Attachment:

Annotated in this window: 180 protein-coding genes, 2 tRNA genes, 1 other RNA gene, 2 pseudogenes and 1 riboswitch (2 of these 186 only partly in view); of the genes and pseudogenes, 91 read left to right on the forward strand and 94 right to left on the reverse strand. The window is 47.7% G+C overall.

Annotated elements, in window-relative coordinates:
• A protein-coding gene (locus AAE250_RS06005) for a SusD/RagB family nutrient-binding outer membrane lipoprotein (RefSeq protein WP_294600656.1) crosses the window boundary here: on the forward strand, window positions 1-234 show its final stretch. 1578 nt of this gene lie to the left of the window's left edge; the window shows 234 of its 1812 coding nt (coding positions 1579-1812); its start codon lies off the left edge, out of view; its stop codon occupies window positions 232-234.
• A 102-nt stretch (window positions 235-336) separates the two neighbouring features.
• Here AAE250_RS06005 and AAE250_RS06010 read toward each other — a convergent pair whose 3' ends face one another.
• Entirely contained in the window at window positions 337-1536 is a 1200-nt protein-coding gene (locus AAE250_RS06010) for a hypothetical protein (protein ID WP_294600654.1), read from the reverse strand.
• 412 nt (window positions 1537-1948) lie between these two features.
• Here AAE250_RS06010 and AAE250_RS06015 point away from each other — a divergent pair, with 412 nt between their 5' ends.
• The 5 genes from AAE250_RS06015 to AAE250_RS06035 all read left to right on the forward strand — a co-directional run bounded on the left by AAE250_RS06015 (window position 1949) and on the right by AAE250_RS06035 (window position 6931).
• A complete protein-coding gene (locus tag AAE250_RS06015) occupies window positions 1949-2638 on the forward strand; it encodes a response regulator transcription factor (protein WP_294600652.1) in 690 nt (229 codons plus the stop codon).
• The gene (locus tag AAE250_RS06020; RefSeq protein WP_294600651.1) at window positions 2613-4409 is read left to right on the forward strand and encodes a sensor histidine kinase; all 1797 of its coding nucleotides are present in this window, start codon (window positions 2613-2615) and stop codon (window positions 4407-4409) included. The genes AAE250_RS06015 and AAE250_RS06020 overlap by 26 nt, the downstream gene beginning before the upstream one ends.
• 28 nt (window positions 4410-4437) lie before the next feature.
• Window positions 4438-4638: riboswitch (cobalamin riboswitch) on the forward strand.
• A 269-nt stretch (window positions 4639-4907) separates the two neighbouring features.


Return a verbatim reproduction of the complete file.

Annotated in this window: 180 protein-coding genes, 2 tRNA genes, 1 other RNA gene, 2 pseudogenes and 1 riboswitch (2 of these 186 only partly in view); of the genes and pseudogenes, 91 read left to right on the forward strand and 94 right to left on the reverse strand. The window is 47.7% G+C overall.

Annotated elements, in window-relative coordinates:
• A protein-coding gene (locus AAE250_RS06005) for a SusD/RagB family nutrient-binding outer membrane lipoprotein (RefSeq protein WP_294600656.1) crosses the window boundary here: on the forward strand, window positions 1-234 show its final stretch. 1578 nt of this gene lie to the left of the window's left edge; the window shows 234 of its 1812 coding nt (coding positions 1579-1812); its start codon lies off the left edge, out of view; its stop codon occupies window positions 232-234.
• A 102-nt stretch (window positions 235-336) separates the two neighbouring features.
• Here AAE250_RS06005 and AAE250_RS06010 read toward each other — a convergent pair whose 3' ends face one another.
• Entirely contained in the window at window positions 337-1536 is a 1200-nt protein-coding gene (locus AAE250_RS06010) for a hypothetical protein (protein ID WP_294600654.1), read from the reverse strand.
• 412 nt (window positions 1537-1948) lie between these two features.
• Here AAE250_RS06010 and AAE250_RS06015 point away from each other — a divergent pair, with 412 nt between their 5' ends.
• The 5 genes from AAE250_RS06015 to AAE250_RS06035 all read left to right on the forward strand — a co-directional run bounded on the left by AAE250_RS06015 (window position 1949) and on the right by AAE250_RS06035 (window position 6931).
• A complete protein-coding gene (locus tag AAE250_RS06015) occupies window positions 1949-2638 on the forward strand; it encodes a response regulator transcription factor (protein WP_294600652.1) in 690 nt (229 codons plus the stop codon).
• The gene (locus tag AAE250_RS06020; RefSeq protein WP_294600651.1) at window positions 2613-4409 is read left to right on the forward strand and encodes a sensor histidine kinase; all 1797 of its coding nucleotides are present in this window, start codon (window positions 2613-2615) and stop codon (window positions 4407-4409) included. The genes AAE250_RS06015 and AAE250_RS06020 overlap by 26 nt, the downstream gene beginning before the upstream one ends.
• 28 nt (window positions 4410-4437) lie before the next feature.
• Window positions 4438-4638: riboswitch (cobalamin riboswitch) on the forward strand.
• A 269-nt stretch (window positions 4639-4907) separates the two neighbouring features.